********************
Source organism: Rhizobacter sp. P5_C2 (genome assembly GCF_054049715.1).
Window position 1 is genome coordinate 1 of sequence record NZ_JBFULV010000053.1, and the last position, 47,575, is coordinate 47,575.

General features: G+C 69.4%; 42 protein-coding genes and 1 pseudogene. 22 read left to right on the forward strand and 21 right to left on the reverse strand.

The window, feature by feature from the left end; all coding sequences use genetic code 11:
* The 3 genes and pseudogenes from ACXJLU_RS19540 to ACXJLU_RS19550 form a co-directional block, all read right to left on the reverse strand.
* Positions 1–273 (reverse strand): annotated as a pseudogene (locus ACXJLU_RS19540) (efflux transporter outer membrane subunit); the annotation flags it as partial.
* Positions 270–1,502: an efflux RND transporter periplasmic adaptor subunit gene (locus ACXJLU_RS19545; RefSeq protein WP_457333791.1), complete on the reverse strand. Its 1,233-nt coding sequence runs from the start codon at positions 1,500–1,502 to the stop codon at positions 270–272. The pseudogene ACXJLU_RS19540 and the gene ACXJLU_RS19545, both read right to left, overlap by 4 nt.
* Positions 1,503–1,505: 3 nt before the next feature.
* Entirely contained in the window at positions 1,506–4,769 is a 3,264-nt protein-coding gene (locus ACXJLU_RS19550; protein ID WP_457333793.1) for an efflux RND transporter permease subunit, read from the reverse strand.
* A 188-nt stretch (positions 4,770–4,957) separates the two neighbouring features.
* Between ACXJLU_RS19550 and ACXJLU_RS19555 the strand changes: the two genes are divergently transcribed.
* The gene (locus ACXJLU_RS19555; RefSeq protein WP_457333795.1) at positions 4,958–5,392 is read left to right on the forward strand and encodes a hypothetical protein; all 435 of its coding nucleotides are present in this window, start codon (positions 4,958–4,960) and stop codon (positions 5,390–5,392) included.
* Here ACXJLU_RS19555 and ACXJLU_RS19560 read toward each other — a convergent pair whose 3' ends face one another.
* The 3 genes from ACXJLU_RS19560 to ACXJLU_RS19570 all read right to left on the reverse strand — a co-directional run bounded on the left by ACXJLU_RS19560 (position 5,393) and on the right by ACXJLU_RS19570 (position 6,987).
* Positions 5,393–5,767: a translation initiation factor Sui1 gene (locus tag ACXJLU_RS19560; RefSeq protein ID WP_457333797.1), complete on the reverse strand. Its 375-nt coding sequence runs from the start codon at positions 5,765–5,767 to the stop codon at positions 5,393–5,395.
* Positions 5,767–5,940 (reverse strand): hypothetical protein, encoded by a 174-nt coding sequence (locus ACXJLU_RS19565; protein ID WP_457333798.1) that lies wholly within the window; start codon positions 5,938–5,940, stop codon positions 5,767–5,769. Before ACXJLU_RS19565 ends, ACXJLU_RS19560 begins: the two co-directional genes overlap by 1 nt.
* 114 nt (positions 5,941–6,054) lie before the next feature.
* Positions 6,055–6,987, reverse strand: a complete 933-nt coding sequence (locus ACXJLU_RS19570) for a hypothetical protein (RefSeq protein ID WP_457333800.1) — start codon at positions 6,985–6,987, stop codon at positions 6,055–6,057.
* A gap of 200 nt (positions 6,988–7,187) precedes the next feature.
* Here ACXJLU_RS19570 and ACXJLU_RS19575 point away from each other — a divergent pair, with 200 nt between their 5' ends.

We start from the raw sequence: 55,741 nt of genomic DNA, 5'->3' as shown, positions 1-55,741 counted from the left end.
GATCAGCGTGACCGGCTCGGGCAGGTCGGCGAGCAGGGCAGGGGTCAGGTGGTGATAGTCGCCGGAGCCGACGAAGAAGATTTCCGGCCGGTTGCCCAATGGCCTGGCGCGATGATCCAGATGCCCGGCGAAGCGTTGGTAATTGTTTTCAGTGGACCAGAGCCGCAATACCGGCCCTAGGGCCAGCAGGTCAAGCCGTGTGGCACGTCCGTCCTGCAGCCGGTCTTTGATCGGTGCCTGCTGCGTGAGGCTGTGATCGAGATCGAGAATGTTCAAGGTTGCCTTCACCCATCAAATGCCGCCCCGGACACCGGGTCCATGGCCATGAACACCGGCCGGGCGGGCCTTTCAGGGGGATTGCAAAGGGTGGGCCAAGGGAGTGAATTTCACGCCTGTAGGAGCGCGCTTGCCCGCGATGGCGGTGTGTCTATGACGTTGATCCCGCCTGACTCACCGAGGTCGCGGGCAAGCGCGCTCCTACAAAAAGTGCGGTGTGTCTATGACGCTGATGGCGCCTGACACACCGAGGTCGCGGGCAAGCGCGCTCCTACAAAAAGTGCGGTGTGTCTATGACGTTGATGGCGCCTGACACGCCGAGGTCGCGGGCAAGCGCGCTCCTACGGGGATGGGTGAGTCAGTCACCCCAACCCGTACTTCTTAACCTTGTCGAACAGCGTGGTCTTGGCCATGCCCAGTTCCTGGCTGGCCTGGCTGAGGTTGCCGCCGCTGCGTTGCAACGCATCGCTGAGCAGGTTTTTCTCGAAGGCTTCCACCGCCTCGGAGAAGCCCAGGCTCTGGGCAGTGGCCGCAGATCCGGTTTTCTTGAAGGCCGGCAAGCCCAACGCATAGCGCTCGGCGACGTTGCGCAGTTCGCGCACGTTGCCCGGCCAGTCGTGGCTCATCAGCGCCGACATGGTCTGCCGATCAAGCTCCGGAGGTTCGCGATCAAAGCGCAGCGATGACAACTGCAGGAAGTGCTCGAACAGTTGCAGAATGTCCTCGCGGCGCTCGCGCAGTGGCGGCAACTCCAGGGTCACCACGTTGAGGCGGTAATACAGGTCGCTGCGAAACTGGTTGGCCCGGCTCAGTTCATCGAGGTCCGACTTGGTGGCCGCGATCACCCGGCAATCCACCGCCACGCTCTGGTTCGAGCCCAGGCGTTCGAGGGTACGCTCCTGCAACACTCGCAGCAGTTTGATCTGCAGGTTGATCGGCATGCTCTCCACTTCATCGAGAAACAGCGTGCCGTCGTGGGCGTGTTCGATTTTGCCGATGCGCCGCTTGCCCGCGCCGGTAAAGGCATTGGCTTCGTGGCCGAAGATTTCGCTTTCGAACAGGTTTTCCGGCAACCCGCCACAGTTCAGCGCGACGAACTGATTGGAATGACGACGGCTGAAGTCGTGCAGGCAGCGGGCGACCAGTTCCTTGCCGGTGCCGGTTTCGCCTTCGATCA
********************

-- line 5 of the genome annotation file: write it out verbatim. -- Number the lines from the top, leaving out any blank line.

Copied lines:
* The 3 genes and pseudogenes from ACXJLU_RS19540 to ACXJLU_RS19550 form a co-directional block, all read right to left on the reverse strand.